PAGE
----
In Loving Memory of Vic

Find A Meeting

Need to get to a meeting and speak to someone right away? Below is a list of online meetings and resources to help you find a meeting and fellowship.

+ Alcoholics Anonymous Online Meeting Finder
+ Overeaters Anonymous Meeting Finder
+ Narcotics Anonymous Meeting Finder
+ Al-Anon Online Meeting Finder

Daily Recovery Readings – February 8

Just For Today
February 8
What Is A Sponsor?

“ … an NA sponsor is a member of Narcotics Anonymous, living our program of recovery, who is willing to build a special, supportive, one-on-one relationship with us.”
IP No. 11, “Sponsorship, Revised”

What is a sponsor? You know: That nice person with whom you had coffee after your first meeting. That generous soul who keeps sharing recovery experience free of charge. The one who keeps amazing you with stunning insight regarding your character defects. The one who keeps reminding you to finish your Fourth Step, who listens to your Fifth Step, and who doesn’t tell anyone how weird you are.

It’s pretty easy to start taking all this stuff for granted once we’re used to someone being there for us. We may run wild for a while and tell ourselves, “I’ll call my sponsor later, but right now I have to clean the house, go shopping, chase that attractive.” And so we end up in trouble, wondering where we went wrong.

Our sponsor can’t read minds. It’s up to us to reach out and ask for help.  Whether we need help with our steps, a reality check to help us straighten out our screwy thinking, or just a friend, it’s our job to make the request.  Sponsors are warm, wise, wonderful people, and their experience with recovery is ours — all we have to do is ask.

Just for today: I’m grateful for the time, the love, and the experience my sponsor has shared with me. Today, I will call my sponsor.


Daily Reflections
February 8

Even then, as we hew away, peace and joy will still elude us. That’s the place so many of us A.A. oldsters have come to. And it’s a hell of a spot, literally. How shall our unconscious–from which so many of our fears, compulsions and phony aspirations still stream–be brought into line with what we actually believe, know and want! How to convince our dumb, raging and hidden “Mr. Hyde” becomes our main task.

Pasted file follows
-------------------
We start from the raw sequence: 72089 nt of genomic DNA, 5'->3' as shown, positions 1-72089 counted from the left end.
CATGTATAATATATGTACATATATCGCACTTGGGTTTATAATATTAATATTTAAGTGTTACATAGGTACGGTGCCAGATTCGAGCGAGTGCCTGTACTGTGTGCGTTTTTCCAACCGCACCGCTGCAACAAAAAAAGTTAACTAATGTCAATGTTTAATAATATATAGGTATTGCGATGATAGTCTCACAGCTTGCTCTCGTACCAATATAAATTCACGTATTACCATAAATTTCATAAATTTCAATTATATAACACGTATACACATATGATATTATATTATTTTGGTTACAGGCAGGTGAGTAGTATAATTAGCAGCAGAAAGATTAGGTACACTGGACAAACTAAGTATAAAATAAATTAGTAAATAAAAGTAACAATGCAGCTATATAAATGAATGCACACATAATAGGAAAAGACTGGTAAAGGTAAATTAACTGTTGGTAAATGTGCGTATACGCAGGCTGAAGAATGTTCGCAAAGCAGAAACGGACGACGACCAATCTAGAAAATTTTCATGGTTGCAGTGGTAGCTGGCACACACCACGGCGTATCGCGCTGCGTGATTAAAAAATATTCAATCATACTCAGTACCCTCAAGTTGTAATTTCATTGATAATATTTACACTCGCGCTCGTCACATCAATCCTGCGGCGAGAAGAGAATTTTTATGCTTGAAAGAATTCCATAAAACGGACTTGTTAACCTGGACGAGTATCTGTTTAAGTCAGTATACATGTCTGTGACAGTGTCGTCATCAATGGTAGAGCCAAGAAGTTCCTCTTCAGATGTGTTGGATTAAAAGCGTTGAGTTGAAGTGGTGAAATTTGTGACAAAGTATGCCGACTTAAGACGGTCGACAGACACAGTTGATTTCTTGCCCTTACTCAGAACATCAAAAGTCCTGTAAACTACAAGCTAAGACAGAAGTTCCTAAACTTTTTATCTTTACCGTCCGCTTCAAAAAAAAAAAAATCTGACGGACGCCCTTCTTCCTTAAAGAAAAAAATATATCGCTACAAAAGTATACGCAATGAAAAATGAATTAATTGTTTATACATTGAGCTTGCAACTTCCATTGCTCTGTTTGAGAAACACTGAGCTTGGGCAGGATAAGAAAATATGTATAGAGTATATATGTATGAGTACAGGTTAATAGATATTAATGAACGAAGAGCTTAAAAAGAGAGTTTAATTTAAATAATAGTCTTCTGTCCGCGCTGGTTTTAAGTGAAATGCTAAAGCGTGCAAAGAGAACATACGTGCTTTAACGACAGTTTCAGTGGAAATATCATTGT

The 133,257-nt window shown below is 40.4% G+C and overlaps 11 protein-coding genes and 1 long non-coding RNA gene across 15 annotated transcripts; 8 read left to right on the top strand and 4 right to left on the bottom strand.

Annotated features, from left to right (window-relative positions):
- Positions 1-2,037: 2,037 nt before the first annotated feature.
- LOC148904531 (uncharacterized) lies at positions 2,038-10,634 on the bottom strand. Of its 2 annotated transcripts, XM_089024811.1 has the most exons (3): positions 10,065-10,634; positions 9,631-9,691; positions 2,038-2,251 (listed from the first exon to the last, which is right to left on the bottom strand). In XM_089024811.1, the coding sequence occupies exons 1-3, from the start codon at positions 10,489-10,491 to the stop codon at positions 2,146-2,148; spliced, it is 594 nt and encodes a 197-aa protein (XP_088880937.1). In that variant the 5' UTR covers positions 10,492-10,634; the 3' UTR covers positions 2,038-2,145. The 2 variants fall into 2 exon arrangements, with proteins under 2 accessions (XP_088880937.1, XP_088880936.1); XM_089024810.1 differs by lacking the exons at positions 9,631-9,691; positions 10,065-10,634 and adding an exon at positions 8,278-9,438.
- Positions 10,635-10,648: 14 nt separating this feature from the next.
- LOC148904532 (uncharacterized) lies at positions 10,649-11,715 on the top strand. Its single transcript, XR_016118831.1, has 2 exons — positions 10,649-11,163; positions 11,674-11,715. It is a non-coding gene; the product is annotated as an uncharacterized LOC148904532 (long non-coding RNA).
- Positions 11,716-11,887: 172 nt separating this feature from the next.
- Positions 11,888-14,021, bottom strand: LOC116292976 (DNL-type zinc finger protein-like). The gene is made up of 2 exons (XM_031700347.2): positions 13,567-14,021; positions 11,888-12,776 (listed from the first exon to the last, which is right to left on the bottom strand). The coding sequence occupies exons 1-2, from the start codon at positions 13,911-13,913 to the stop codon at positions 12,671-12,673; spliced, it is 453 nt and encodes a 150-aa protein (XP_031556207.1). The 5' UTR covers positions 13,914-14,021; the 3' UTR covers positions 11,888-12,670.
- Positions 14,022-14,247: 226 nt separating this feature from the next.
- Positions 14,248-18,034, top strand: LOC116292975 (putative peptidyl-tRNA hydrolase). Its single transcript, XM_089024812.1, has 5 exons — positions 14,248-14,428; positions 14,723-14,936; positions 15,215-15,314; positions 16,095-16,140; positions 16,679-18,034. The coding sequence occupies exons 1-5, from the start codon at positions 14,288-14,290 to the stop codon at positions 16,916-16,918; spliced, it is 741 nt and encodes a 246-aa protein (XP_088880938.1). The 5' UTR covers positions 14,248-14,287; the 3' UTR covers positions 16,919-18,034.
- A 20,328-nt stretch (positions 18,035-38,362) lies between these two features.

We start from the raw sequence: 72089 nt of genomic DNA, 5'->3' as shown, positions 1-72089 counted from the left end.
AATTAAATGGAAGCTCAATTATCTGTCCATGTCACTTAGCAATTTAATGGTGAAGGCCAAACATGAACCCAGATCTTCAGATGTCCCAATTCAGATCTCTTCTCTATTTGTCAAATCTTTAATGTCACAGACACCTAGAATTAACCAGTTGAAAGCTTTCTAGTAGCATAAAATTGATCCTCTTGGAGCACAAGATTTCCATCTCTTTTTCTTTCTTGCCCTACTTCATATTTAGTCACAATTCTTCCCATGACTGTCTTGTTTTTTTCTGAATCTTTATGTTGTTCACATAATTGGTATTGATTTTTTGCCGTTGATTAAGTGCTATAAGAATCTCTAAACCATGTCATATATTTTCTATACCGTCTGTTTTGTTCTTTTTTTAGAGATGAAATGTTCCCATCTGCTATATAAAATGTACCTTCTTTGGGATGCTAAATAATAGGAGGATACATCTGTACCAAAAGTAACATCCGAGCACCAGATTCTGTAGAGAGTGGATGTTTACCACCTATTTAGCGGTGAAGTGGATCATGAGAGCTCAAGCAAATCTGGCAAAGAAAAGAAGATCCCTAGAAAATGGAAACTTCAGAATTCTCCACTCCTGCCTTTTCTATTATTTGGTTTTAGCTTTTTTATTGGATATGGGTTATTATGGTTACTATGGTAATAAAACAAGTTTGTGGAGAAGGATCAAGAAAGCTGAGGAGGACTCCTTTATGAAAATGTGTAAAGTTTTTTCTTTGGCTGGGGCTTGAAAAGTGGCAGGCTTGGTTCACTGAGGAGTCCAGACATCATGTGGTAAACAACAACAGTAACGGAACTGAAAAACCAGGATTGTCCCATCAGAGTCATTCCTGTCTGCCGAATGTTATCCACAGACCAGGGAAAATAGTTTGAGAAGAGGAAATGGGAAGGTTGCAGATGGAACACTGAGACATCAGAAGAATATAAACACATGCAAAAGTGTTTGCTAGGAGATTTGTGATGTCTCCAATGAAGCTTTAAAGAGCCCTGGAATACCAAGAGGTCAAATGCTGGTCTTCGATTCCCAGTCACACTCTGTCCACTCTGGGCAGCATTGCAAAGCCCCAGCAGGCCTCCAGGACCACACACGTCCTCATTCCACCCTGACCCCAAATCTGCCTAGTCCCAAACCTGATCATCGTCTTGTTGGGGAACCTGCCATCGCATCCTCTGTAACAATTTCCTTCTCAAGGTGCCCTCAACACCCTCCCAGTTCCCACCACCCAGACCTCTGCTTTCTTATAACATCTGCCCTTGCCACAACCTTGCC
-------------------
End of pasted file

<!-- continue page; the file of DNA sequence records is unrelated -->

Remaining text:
THE BEST OF BILL, pp. 42-43

Regular attendance at meetings, service and helping others is the recipe that many have tried and found to be successful. Whenever I stray from these basic principles, my old habits resurface and my old self also comes back with all its fears and defects. The ultimate goal of each A.A. member is permanent sobriety, achieved One Day at a Time.


Twenty-Four Hours A Day
February 8
A.A. Thought For The Day

When the morning sun comes up on a nice bright day and we jump out of bed, we’re thankful to God that we feel well and happy instead of sick and disgusted. Serenity and happiness have become much more important to us than the excitement of drinking, which lifts us up for a short while, but lets us way down in the end. Of course, all of us alcoholics had a lot of fun with drinking. We might as well admit it. We can look back on a lot of good times, before we became alcoholics. But the time comes for all of us alcoholics when drinking ceases to be fun and becomes trouble. Have I learned that drinking can never again be anything but trouble for me?

Meditation For The Day

I must rely on God. I must trust Him to the limit. I must depend on the Divine Power in all human relationships. I will wait and trust and hope, until God shows me the way. I will wait for guidance on each important decision. I will meet the test of waiting until a thing seems right before I do it. Every work for God must meet this test of time. The guidance will come, if I wait for it.

Prayer For The Day

I pray that I may meet the test of waiting for God’s guidance. I pray that I will not go off on my own.


As Bill Sees It
February 8
Pipeline to God, p. 38

“I am a firm believer in both guidance and prayer. But I am fully aware, and humble enough, I hope, to see there may be nothing infallible about my guidance.

“The minute I figure I have got a perfectly clear pipeline to God, I have become egotistical enough to get into real trouble. Nobody can cause more needless grief than a power-driver who thinks he has got it straight from God.”

Letter, 1950


Walk In Dry Places
February 8
Right attitudes Toward Anonymity.

At both the practical and spiritual levels, anonymity is a great blessing for the AA fellowship. There is much wisdom behind Traditions Eleven and Twelve.